You will never know how excited I am about this post. First, it’s multimedia. Second, I get to reference “The Wire.” Third, Steve Earle. Period. Off we go.
“I know I got one more high left in me. But I doubt very seriously if I have one more recovery. So if there’s anybody out there that sees that bottom comin’ up at ’em, I’m here to talk sense. I don’t care who you are, what you done, or who you done it to. If you’re here, then so am I.”
—Walon (Steve Earle) in “The Wire”
Steve Earle is a guy who knows something about redemption. The life he has lived, the characters he has played, the music he has recorded, and now the book he has written are all examples. Redemption is a powerful theme in art, literature, television and music and a character struggling for redemption can be someone we relate to, empathize with, or just plain admire. I don’t claim to be an expert on much in the way of spiritual, but redemption is almost always linked to something that just seems somewhat beyond (or is it way beyond) the world that is right in front of us. Often it is a God, a higher power, or a spiritual grace that helps those seeking redemption. In “I’ll Never Get Out of This World Alive,” by Steve Earle, it’s not grace that delivers the main characters to redemption. It’s the magical Graciela. More on her in a moment.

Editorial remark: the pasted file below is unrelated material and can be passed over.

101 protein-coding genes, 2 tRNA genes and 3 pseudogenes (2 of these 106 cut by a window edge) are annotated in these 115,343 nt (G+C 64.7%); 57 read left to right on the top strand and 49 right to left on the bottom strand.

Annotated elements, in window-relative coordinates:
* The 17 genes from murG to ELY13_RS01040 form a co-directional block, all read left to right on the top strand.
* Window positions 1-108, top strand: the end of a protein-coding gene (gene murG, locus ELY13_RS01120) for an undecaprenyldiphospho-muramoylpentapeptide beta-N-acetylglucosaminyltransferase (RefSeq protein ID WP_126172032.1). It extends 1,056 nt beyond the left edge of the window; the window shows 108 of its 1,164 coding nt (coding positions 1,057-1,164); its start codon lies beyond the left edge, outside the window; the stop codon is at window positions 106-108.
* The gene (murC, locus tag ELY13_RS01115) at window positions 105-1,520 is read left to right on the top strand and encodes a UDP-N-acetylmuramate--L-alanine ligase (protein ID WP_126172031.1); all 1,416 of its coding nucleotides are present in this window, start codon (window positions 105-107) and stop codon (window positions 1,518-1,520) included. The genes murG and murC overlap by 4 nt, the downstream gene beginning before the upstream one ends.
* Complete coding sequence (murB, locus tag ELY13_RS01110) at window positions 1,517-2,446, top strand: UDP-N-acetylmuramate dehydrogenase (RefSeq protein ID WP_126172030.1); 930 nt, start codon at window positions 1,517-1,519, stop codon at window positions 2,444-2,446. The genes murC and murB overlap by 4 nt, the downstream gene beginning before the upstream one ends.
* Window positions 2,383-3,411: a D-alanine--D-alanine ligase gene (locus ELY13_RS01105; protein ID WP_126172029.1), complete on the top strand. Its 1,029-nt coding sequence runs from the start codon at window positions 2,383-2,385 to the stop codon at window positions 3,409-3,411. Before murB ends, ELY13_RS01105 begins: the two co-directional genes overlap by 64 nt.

“I’ll Never Get Out…” is Earle’s first full length novel and is about a handful of forgotten souls in Texas in the sixties. Many of the characters are addicted in one way or another—to drugs, to sex, to each other, or to the crusty underworld that they inhabit. They are all sinners, a point highlighted by the fact the main character, Doc, makes his living performing illegal abortions in an apartment above a brothel at the end of a dusty San Antonio road. The musical connection Earle seeks arrives with the ghost of Hank Williams drifting in and out of the novel as a companion hell-bent on haunting Doc. It was Doc who gave Hank the drugs that killed him in 1953, and in return Williams won’t leave the Doc alone.